Last week while traveling to San Antonio to complete my last DMin seminar with Logsdon Seminary, I took some time while flying to work on a proposal for the Rural Arts and Culture Summit at the University of Minnesota, Morris.
The proposal may, or may not, get accepted as a workshop for the conference, so I’m sharing the idea here. Linguistically this is a bit more academic sounding than my usual posts on this site. My pitch to the executive committee of the conference was as follows:
Title: Bridging Rural Art with Rural Faith in a Postmodern World
The Problem: There is often little connection between local artists and one of the biggest community assets in rural culture- local faith groups. In an increasingly postmodern world, a more holistic approach is desirable.
The Claim: Religious congregations function as significant cultural assets in rural communities. Artists and churches can partner, creating a bridge between the symbolism of the artistic with the symbolism of the sacred, helping art and faith serve the whole human self. Such a connection will naturally inspire imagination and cultural engagement between the art community and people of faith, cultivating creative relationships that potentially foster unique cultural experiences, thereby leading to more vibrant communities.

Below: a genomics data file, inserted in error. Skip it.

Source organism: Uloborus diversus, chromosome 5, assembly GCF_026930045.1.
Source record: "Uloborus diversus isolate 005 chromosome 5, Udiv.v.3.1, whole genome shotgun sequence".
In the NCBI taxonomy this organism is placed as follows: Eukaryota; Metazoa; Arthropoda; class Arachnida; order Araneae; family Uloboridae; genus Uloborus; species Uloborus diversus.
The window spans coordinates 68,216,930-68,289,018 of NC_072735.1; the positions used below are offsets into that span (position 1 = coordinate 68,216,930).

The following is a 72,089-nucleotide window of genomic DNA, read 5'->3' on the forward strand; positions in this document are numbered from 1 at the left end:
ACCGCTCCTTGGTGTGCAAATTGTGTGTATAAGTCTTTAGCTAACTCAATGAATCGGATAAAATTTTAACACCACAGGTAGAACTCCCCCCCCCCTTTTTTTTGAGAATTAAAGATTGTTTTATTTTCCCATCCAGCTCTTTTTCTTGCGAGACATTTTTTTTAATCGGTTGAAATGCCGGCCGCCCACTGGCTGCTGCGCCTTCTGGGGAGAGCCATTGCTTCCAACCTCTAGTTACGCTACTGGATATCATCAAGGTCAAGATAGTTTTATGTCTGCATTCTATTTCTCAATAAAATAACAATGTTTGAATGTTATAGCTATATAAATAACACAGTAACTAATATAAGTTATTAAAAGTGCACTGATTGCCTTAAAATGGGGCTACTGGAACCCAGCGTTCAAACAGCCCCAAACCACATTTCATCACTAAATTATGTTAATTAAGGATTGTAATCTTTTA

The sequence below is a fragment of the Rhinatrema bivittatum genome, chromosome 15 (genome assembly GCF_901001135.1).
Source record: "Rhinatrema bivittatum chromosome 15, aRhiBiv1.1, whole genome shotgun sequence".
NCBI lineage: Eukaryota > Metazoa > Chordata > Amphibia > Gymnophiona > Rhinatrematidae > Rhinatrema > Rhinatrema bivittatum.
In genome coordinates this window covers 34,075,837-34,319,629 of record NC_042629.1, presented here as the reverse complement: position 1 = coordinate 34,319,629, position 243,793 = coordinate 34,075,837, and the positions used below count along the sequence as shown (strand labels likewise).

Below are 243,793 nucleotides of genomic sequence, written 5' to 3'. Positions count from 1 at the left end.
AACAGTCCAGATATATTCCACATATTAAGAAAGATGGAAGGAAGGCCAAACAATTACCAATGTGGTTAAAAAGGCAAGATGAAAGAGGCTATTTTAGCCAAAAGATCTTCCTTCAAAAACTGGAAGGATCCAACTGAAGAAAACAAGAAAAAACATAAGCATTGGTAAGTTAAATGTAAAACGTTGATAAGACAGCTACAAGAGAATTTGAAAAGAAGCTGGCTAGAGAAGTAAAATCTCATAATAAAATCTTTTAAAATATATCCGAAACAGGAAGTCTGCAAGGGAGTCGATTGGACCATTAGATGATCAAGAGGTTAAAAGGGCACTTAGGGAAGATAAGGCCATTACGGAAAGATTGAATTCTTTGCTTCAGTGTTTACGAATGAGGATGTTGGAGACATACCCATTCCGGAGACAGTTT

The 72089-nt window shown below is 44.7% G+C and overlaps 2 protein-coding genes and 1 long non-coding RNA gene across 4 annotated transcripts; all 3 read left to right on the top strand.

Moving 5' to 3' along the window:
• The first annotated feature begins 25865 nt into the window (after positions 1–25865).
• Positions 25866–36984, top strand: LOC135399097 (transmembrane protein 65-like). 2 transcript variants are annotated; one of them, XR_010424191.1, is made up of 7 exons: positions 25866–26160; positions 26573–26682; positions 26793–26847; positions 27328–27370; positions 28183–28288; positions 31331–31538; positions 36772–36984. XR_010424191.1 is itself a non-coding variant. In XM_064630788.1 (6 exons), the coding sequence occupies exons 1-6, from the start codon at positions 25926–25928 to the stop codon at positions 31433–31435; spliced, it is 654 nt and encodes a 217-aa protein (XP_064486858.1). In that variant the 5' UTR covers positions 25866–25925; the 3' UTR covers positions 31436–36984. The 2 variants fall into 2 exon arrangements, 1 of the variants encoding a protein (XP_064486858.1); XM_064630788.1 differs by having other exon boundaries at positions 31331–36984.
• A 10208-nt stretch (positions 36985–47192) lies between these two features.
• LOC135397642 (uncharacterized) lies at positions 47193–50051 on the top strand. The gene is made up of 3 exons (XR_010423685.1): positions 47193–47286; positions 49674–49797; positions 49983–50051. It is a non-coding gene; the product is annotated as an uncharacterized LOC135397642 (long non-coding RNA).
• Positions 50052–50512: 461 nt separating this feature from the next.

1) People naturally connect with art in meaningful, arguably spiritual, ways. This alone begs for exploring partnerships between rural art and rural faith, since both inspire the human heart, mind, and soul. Artistic expression and religious experience are universal aspects of human culture- bridging across time, civilization, and spatiality (urban/rural). Might bridging rural art with rural faith help rural people to feel more deeply human?
2) Due to the postmodern shift, culture now largely emphasizes visual communication over the written word. Last time Western culture thought visually was the Middle Ages (before Guttenberg); a time in which partnerships between art and faith communities produced amazing results. Consider the Byzantine basilicas, calligraphers who translated and illustrated sacred texts, or stained glass windows created by unnamed artists in virtually every community in Europe. Is it possible that some of the brightest laboratories for postmodernism are actually rural communities and not trendy urban loft-studios? Bridging rural art with rural faith might help provide rural expressions of the holistic postmodern impulse.
3) Artists will increasingly build social, moral, artistic and economic capital in rural communities by finding ways to partner with institutions that already have such capital. Churches are major assets to rural populations and inherently function as centers of rural community and culture. If hospitals, social work agencies, and school systems can benefit from bridging with rural faith communities, why not artists?
Conclusion: Cutting edge research shows that in the future, rural communities will increasingly assimilate postmodern values as their own, as rural and postmodern values often prove complementary. Just as postmodern art often mixes media and technique as an expression of complexity and connectedness, so too do partnering and networking between seemingly unrelated organizations. Hence, the possibility of fruitful connection between rural artists and rural faith groups may represent a holistic bridge towards more vibrant rural communities.